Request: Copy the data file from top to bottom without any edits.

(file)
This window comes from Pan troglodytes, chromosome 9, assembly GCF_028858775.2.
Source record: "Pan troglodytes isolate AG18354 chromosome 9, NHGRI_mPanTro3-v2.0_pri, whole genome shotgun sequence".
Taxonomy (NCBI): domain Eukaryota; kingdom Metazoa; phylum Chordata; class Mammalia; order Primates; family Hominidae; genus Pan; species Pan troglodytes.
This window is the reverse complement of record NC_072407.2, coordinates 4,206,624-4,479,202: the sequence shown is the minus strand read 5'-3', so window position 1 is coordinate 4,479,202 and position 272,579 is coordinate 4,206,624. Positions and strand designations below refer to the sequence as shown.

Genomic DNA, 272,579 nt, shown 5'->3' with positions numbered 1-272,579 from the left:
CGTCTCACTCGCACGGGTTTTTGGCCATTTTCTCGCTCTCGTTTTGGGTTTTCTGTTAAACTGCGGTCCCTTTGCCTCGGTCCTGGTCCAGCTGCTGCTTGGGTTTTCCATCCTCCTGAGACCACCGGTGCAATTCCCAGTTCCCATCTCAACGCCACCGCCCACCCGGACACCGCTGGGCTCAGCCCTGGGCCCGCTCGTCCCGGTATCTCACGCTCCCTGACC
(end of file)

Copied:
This window comes from Pan troglodytes, chromosome 9, assembly GCF_028858775.2.
Source record: "Pan troglodytes isolate AG18354 chromosome 9, NHGRI_mPanTro3-v2.0_pri, whole genome shotgun sequence".
Taxonomy (NCBI): domain Eukaryota; kingdom Metazoa; phylum Chordata; class Mammalia; order Primates; family Hominidae; genus Pan; species Pan troglodytes.
This window is the reverse complement of record NC_072407.2, coordinates 4,206,624-4,479,202: the sequence shown is the minus strand read 5'-3', so window position 1 is coordinate 4,479,202 and position 272,579 is coordinate 4,206,624. Positions and strand designations below refer to the sequence as shown.

Genomic DNA, 272,579 nt, shown 5'->3' with positions numbered 1-272,579 from the left:
CGTCTCACTCGCACGGGTTTTTGGCCATTTTCTCGCTCTCGTTTTGGGTTTTCTGTTAAACTGCGGTCCCTTTGCCTCGGTCCTGGTCCAGCTGCTGCTTGGGTTTTCCATCCTCCTGAGACCACCGGTGCAATTCCCAGTTCCCATCTCAACGCCACCGCCCACCCGGACACCGCTGGGCTCAGCCCTGGGCCCGCTCGTCCCGGTATCTCACGCTCCCTGACC